• 15 Ways to Curb Cravings

    For those struggling with their weight, cravings tend to originate not from the stomach but from the brain.  TV commercials, time of day, stress, and boredom are just some cues that trigger us to crave certain foods, often subconsciously.  So how do you battle those triggers that follow you around wherever we go? Here are 15 tools to help you out.  There is sure to be one here that works for you.  If not, feel free to reach out to us for more tips, there is no craving you can’t crush.
    Break a Sweat - Getting your heart pumping and your body moving not only serves as a powerful distraction from cravings, but it also helps produce endorphins.  This chemical, when released in the brain, makes us feel happy.  It’s the same chemical released when we feel love, have sex, and eat sweet and fatty foods.  So what you actually may be craving is happiness.  Do yourself a favor and break a sweat instead of eating a cupcake. Your brain won’t know the difference.
    Plan Ahead – So you’re going to dinner, and you know you’re going to have a hard time saying no to the warm bread rolls or seductive basket of chips.  What are you waiting for?  Don’t just expect to eat them, expect not to.  When you know you’re walking into an ambush, be on the defensive.  The moment your waiter stops by, ask him to cancel the bread/chips.  You’ll have more room to enjoy the food you’re actually paying for, which, we hope, is a more nutritious option.
    Earn It – We’re fans of cheat days and food rewards.  That doesn’t mean to say that we eat cake every night, but we do indulge in a little extra on our plate or a glass of wine when we’ve put in a good workout and eaten clean that day.  If you absolutely must have a bit of chocolate after dinner or that slice of pizza at work, make sure you’re countering those decisions with some exercise or less calories at another meal.  This way, you’ll not only learn to manage your cravings but you’ll program yourself to expect that satisfying a craving must be earned.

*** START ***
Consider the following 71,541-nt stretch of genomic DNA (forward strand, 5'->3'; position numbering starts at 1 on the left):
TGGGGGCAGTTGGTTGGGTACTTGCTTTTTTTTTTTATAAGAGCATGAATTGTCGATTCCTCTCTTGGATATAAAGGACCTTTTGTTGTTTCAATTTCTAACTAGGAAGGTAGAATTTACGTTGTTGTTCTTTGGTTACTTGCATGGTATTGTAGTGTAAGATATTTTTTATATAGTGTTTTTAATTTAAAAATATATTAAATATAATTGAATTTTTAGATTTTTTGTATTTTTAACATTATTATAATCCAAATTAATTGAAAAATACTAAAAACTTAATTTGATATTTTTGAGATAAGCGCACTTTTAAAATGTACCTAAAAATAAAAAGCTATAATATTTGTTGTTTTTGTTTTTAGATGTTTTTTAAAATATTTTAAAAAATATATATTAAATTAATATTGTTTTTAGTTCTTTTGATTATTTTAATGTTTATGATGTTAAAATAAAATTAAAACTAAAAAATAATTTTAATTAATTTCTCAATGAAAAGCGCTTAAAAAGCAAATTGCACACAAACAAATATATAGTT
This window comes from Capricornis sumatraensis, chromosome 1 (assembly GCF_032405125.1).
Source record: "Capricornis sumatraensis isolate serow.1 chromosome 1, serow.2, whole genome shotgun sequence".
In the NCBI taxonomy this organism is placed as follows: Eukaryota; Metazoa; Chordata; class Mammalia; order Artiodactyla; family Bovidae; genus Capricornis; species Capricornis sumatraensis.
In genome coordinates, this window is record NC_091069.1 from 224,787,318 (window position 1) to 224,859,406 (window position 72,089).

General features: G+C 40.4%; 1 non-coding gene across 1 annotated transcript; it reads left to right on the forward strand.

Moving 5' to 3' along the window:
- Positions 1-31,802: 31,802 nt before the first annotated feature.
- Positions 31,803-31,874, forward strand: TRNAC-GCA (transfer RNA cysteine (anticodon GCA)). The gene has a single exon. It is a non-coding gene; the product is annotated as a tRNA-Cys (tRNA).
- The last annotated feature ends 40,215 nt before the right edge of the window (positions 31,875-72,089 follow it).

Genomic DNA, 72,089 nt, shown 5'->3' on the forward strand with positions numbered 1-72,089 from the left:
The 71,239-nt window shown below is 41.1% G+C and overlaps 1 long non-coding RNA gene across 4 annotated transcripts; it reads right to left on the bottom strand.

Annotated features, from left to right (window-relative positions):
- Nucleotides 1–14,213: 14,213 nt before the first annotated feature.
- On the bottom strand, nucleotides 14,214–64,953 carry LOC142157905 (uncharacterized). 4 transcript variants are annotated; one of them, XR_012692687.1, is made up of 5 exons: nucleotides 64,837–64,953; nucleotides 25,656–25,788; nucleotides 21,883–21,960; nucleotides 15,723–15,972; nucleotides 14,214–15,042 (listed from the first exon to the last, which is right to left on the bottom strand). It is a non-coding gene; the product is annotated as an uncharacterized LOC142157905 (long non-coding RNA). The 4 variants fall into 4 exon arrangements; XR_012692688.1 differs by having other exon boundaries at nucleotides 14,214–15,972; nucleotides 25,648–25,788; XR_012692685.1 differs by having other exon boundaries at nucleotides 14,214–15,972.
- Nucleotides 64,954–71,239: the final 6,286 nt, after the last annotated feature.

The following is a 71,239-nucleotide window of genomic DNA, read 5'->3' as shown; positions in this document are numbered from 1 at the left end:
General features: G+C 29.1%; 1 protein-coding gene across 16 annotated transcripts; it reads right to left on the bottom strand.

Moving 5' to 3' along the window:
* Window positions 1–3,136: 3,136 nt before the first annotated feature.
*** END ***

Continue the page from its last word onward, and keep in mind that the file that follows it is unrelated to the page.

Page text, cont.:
Talk to Your Smarter Self – Did you plan on having that chocolate shake at dinner?  Do you wish that you hadn’t given in to the never-ending basket of breadsticks? Then next time, remember that.  Next time you have a craving, speak to your wiser self - the one that’s made the mistakes and feels remorse.  Remember what you felt after you ate that second helping and then wished you could take it back?  Use that memory to power through your craving.  Once you move onto another activity and are distracted, the craving will likely go away. All you’ll be left with is a feeling of accomplishment and pride.  Not a bad exchange.
    Eat – So it’s 4pm and you’re craving one of your co-worker’s famous double fudge chocolate chip cookies that are piled up in the kitchen.  Don’t do it.  You’re likely just hungry again after lunch and looking to find immediate gratification rather than reaching for a handful of nuts, a yogurt, some string cheese, etc.  Often a craving is just hunger and laziness combined to wreak havoc.  Make sure you have healthy food on hand at all times so that you can feed yourself when hunger strikes instead of succumbing to superficial cravings.
    Drink a Glass of Water - Studies show that 37% of people mistake hunger for thirst. It’s an easy mistake since thirst is a much weaker sensation and a lot harder to pinpoint.  Still, you should get familiar with it. Your body needs water more desperately than it needs food.  Still, we seldom over hydrate and often over eat.  So next time you think you’re craving a little something, drink a glass of water.  You’ll feel refreshed and also give your stomach something to do while you walk away from those chips.
    Find a Replacement – We are creatures of habit... and habits die hard. Recent studies show that it takes an average of 66 days to successfully break a habit – some are successful with less time, some need more.  In fact, our oldest habits, like eating dessert every night, often feel almost impossible to break.  So how do we fight something we feel powerless against?  Replace the habit.  If you crave sweets after dinner, try eating some fruit like pineapple or grapes that are high in sugar but fat free.  Over time, your body will get used to it.  Eventually, you can switch to other fruits or maybe even chewing gum or a cup of tea. The longer you stave off food cravings, studies show, the weaker the urges become.